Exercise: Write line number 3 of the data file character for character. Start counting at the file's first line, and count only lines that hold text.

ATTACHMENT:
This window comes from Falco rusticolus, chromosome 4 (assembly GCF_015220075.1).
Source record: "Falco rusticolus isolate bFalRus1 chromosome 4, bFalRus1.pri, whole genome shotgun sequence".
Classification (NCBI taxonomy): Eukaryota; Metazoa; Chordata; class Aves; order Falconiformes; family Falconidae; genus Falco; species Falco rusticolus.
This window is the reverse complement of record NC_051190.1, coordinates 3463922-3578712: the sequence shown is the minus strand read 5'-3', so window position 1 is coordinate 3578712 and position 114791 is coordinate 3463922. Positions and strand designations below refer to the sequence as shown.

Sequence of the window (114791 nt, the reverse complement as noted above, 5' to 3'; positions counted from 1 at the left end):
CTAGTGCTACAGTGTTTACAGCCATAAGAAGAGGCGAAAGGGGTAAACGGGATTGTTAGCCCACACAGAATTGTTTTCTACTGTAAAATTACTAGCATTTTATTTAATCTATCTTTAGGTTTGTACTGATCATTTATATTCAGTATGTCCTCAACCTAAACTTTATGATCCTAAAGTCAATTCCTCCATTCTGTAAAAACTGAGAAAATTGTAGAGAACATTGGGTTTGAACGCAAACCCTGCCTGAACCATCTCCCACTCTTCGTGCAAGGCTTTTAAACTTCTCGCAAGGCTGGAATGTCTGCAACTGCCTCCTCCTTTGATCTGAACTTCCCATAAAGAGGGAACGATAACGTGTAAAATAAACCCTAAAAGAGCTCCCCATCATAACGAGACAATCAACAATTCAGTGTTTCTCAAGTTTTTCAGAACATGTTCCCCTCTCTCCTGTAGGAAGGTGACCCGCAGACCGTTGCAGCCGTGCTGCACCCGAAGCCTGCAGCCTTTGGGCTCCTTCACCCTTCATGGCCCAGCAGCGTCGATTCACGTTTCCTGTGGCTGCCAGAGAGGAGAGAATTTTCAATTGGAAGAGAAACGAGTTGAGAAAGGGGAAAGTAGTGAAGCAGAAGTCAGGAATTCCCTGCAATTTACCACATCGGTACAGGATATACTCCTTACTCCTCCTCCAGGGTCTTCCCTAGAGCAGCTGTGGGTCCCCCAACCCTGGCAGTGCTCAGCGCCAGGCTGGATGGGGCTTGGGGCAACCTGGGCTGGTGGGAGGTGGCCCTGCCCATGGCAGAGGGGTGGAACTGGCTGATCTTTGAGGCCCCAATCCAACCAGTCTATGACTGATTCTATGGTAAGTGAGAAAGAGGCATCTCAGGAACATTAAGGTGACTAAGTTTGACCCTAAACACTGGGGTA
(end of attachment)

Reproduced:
Classification (NCBI taxonomy): Eukaryota; Metazoa; Chordata; class Aves; order Falconiformes; family Falconidae; genus Falco; species Falco rusticolus.